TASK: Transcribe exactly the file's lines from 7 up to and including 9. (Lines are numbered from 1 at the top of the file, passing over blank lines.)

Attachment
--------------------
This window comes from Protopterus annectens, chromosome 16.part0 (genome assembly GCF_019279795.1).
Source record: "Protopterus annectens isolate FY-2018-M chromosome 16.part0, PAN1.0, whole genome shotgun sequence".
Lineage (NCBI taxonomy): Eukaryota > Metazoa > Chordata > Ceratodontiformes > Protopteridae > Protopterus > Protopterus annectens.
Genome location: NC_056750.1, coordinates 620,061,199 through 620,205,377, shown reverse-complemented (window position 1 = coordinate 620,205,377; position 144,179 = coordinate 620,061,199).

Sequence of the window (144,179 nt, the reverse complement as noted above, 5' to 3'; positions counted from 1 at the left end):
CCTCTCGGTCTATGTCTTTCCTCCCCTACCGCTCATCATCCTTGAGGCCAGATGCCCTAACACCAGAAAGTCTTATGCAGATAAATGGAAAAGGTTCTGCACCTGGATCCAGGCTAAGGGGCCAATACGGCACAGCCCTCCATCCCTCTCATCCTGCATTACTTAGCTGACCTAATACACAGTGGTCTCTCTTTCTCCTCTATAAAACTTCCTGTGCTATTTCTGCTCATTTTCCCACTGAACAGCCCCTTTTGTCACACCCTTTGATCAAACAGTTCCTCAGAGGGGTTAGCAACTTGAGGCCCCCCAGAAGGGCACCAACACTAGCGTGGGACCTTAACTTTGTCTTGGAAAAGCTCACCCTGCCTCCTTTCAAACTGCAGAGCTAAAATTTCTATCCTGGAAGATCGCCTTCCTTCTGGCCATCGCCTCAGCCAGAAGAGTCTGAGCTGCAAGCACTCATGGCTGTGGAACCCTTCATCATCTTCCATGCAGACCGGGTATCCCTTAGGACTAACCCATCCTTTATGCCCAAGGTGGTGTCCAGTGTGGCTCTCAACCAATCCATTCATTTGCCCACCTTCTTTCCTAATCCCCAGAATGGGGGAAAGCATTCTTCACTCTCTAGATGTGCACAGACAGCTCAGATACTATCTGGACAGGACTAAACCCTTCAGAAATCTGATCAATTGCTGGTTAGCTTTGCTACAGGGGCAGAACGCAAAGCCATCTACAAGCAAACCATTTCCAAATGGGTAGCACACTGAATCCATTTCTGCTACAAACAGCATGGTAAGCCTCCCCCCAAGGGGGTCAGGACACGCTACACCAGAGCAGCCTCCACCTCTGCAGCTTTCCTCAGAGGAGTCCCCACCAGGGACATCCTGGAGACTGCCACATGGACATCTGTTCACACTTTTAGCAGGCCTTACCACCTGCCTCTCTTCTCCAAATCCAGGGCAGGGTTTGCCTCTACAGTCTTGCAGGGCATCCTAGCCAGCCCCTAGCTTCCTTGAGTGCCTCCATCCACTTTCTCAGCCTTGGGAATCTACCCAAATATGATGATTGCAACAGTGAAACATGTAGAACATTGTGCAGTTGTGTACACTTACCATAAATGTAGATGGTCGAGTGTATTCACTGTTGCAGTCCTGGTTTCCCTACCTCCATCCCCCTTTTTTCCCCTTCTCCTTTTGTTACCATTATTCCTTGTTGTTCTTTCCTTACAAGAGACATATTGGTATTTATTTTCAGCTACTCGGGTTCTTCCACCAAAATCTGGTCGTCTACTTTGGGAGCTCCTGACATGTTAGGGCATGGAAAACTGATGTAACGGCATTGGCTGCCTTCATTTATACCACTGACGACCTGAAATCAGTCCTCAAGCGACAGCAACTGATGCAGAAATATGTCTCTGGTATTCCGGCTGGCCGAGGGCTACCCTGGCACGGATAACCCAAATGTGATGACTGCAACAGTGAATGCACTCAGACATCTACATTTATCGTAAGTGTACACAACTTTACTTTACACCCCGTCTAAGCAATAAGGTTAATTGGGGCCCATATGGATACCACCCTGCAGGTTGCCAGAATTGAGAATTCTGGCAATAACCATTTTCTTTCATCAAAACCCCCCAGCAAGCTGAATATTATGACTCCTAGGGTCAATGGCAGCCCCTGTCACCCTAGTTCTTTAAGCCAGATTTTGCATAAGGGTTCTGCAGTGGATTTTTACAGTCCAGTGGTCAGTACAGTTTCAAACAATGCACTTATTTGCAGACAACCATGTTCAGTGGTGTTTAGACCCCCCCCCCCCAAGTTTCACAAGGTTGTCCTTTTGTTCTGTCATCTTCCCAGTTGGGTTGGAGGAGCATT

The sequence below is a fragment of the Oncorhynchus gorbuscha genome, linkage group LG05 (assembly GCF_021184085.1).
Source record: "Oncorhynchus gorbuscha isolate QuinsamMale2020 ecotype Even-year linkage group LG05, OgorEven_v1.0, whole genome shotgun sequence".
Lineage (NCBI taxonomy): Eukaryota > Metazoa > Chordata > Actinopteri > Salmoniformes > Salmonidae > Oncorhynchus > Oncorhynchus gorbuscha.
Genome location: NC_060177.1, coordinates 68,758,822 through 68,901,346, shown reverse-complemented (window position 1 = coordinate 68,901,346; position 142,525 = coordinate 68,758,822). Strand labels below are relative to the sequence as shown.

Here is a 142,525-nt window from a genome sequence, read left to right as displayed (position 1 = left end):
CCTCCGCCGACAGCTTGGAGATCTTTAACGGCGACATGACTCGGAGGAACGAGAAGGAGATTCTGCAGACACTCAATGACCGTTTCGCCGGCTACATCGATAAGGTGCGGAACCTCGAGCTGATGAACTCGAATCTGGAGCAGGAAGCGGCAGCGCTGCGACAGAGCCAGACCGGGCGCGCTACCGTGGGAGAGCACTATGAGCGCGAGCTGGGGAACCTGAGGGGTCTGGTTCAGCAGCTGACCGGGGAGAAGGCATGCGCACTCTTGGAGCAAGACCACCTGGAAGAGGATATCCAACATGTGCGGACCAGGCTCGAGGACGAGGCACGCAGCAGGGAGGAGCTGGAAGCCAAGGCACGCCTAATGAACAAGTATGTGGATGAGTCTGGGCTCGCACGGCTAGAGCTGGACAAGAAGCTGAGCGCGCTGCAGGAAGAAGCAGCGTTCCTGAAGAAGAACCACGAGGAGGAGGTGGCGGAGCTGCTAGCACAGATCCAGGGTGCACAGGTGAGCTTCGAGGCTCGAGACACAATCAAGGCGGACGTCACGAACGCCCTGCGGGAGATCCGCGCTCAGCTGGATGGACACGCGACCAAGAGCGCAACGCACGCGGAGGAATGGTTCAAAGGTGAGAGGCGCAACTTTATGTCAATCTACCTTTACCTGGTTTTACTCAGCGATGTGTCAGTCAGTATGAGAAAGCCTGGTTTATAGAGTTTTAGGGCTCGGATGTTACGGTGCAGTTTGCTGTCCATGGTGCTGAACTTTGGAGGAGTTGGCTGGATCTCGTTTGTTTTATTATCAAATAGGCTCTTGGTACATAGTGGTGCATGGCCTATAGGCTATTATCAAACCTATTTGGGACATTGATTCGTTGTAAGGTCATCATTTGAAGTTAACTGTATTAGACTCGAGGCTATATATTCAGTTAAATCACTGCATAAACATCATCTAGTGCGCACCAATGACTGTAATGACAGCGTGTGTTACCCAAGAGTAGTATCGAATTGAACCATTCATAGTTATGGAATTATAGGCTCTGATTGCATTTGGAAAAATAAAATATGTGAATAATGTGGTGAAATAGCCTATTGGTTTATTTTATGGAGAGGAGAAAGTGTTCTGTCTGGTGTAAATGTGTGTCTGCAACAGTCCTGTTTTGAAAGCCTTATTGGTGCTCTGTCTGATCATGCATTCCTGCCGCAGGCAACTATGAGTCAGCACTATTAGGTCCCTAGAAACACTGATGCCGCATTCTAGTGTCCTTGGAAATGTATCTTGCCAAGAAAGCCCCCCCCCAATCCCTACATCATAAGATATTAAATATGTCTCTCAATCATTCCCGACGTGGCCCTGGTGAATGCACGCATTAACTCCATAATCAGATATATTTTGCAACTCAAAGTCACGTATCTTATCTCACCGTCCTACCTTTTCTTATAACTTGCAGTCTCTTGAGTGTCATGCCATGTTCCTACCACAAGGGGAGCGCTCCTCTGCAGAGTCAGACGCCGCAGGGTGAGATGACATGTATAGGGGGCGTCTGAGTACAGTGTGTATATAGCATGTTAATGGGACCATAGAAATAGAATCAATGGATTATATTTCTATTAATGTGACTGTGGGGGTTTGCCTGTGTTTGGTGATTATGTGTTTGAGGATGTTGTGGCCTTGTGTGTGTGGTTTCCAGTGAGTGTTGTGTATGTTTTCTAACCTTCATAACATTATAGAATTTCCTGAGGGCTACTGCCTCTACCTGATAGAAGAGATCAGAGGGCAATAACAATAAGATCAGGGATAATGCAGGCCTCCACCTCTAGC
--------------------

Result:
The sequence below is a fragment of the Oncorhynchus gorbuscha genome, linkage group LG05 (assembly GCF_021184085.1).
Source record: "Oncorhynchus gorbuscha isolate QuinsamMale2020 ecotype Even-year linkage group LG05, OgorEven_v1.0, whole genome shotgun sequence".
Lineage (NCBI taxonomy): Eukaryota > Metazoa > Chordata > Actinopteri > Salmoniformes > Salmonidae > Oncorhynchus > Oncorhynchus gorbuscha.